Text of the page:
• Excretion from the kidneys;
  • Excretion from the large intestine.

Human skin is permeable to water. Water diffuses to the skin’s surface, where it evaporates into the environment. In addition, the gases we breathe are constantly being humidified by water as they pass through the respiratory tract. These two types of water loss(from the skin and respiration) occur without our sensing them. Thus, they are termed insensible water losses. Under cool, resting conditions, these losses account for about 30% of daily water loss.
The majority of our daily water loss – 60% at rest – occurs from our kidneys, which excrete water and waste products as urine. Under resting conditions, the kidneys excrete about 50 to 60ml of water per hour. Another 5% of the water is lost by sweating(although this is often considered along with insensible water loss), and the remaining 5% is excreted from the large intestine in the feces. The sources of water gain and water loss are presented in the picture below.

Water balance during exercise

Water loss accelerates during exercise, as seen in the table below. The ability to lose the heat generated during exercise depends primarily on the formation and evaporation of sweat. As body temperature increases, sweating increases in an effort to prevent overheating. But at the same time, more water is produced during exercise because of increased oxidative metabolism. Unfortunately, the amount produced even during the most intense effort has only a small impact on the dehydration, or water loss, that results from heavy sweating.

In general, the amount of sweat produced during exercise is determined by:
·         Environmental temperature, radiant heat load, humidity and air velocity;
·         Body size;
·         Metabolic rate.

These factors influence the body’s heat storage and temperature. Heat is transferred from warmer areas to cooler ones, so heat loss from the body is impaired by high environmental temperatures, radiation, high humidity, and still air. Body size is important because large individuals generally expend more energy to do a given task, so they typically have higher metabolic rates and produce more heat. But they also have more surface area(skin), which allows more sweat formation and evaporation. As exercise intensity increases, so does the metabolic rate. This increases body heat production, which in turn increases sweating. To conserve water during exercise, blood flow to the kidneys decreases in an attempt to prevent dehydration; but like the increase in metabolic water production, this too may be insufficient. During high- intensity exercise under environmental heat stress, sweating and respiratory evaporation can cause losses of as much as 2 to 3L of water per hour.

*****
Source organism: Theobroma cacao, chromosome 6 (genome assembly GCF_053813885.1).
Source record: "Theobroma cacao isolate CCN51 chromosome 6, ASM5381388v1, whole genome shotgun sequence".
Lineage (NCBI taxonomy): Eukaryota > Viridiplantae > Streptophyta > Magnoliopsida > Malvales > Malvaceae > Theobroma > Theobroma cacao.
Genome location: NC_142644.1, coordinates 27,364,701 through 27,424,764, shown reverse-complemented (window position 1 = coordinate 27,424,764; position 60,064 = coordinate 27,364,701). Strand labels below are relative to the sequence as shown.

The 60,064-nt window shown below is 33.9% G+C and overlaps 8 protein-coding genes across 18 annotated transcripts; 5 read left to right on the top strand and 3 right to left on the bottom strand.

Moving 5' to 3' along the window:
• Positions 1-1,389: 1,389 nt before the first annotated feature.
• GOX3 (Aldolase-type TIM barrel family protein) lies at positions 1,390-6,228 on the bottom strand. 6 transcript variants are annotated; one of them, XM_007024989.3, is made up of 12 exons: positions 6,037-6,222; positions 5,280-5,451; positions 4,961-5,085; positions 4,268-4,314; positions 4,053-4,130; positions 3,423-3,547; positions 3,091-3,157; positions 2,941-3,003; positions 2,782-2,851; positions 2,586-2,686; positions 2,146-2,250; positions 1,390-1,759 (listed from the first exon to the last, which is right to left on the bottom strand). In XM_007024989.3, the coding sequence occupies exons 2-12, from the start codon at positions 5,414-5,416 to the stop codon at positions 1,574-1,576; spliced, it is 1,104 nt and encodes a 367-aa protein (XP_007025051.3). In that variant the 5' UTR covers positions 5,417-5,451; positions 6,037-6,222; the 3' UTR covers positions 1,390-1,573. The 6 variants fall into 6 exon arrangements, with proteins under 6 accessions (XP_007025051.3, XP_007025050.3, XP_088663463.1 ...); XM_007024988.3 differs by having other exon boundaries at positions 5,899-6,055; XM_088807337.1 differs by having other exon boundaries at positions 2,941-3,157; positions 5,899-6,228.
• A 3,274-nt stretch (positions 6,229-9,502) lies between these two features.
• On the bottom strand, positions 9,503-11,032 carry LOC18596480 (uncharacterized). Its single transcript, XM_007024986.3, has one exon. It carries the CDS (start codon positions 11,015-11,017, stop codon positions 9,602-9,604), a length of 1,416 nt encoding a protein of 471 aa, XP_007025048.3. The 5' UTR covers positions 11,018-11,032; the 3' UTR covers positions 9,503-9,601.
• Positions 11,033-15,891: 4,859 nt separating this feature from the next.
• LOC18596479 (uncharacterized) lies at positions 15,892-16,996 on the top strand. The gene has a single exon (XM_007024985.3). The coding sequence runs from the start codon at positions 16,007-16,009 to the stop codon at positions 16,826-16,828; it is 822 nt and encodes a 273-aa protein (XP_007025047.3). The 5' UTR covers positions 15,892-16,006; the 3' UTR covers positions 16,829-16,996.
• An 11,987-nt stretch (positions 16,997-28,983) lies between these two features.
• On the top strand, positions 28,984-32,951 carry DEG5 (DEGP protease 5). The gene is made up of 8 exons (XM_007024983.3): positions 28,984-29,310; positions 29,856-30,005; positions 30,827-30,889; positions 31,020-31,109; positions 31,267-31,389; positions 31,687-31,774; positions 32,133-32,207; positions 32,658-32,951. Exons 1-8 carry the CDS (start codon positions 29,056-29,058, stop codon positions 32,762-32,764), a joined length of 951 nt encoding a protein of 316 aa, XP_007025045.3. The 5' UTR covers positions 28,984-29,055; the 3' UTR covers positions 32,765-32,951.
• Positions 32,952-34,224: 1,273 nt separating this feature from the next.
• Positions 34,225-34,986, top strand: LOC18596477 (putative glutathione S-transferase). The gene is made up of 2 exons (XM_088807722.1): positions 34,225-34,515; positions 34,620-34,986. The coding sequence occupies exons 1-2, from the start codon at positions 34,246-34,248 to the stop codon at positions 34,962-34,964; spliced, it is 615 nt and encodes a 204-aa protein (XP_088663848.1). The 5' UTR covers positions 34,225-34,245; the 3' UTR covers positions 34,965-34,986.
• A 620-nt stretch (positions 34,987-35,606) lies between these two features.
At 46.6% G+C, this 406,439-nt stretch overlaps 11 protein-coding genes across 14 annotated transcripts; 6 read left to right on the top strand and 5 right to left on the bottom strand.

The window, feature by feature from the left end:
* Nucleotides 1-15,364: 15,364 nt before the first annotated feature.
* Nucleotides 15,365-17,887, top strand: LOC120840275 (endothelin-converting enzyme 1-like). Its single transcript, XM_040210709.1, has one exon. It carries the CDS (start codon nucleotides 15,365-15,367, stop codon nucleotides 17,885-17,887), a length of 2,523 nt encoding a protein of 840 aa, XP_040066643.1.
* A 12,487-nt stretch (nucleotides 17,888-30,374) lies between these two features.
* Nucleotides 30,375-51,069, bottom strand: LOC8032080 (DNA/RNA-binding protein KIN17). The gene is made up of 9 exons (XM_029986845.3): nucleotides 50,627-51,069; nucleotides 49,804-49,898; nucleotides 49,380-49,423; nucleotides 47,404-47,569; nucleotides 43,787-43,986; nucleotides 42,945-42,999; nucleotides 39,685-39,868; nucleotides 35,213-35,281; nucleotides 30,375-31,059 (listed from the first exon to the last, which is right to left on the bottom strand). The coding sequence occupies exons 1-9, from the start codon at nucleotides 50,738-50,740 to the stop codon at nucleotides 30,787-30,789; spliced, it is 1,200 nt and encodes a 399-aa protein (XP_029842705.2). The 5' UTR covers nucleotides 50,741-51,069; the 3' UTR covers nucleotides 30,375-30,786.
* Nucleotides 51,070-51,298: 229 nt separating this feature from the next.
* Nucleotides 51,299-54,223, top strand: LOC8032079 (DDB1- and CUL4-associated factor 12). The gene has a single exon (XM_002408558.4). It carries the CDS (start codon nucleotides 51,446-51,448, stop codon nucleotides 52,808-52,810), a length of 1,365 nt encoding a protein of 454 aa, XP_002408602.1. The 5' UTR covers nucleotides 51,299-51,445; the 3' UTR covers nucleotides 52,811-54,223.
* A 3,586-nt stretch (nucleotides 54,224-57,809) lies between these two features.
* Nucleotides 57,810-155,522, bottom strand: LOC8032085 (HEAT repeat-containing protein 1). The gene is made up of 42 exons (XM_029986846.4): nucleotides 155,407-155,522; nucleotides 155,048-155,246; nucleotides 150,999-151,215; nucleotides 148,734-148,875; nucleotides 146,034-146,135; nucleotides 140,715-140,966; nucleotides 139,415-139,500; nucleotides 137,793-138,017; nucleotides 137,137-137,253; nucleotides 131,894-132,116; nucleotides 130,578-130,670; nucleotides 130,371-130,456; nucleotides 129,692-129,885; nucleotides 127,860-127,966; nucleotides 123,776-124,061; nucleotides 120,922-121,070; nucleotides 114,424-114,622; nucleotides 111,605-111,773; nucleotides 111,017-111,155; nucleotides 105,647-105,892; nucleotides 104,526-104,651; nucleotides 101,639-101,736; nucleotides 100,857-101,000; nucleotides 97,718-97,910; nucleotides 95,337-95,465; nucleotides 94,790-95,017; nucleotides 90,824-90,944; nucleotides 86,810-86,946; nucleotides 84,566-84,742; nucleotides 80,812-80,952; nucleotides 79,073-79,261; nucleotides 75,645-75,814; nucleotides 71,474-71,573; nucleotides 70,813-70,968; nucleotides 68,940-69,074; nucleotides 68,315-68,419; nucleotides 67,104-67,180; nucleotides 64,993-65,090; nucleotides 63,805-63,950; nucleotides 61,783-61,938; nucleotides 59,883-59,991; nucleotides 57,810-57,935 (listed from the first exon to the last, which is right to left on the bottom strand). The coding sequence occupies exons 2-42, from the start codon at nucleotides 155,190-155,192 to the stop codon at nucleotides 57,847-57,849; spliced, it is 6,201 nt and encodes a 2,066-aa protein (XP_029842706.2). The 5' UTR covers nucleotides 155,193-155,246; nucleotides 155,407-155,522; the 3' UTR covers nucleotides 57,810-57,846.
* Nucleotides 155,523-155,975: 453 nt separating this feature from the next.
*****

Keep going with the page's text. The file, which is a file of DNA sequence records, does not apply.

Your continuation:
Dehydration and exercise performance

Even minimal changes in the body’s water content can impair endurance performance. Without adequate fluid replacement, an athlete’s exercise tolerance shows a pronounced decrease during long-term activity because of water loss through sweating. The impact of dehydration on the cardiovascular and thermoregulatory systems is quite predictable. Fluid loss decreases plasma volume. This decreases blood pressure, which in turn reduces blood flow to the muscles and skin. In an effort to overcome this,heart rate increases. Because less blood reaches the skin, heat dissipation is hindered, and the body retains more heat. Thus, when a person is dehydrated by 2% of body weight or more, both heart rate and body temperature are elevated during exercise above values observed when normally hydrated.
As one might expect, these physiological changes will decrease exercise performance. Figure below illustrates the effects of an approximate 2% decrease in body weight attributable to dehydration from the use of a diuretic on distance runners’ performance in 1500m, 5000m, and 10,000m time trials on outdoor track. The dehydration condition resulted in plasma volume decreases between 10% and 12%. Although the average VO2max did not differ between the normally hydrated and dehydrated trials, mean running velocity decreased by 3% in the 1500m run and by more than 6% in the 5000m and 10,000m runs. The greater the duration of the performance, the greater is the expected decline in performance for the same degree of dehydration. These trials were conducted in relatively cool weather. The higher the temperature, humidity, and radiation, the greater the expected decrement in performance for the same degree of dehydration. The decrement in performance would be progressively greater with greater levels of dehydration.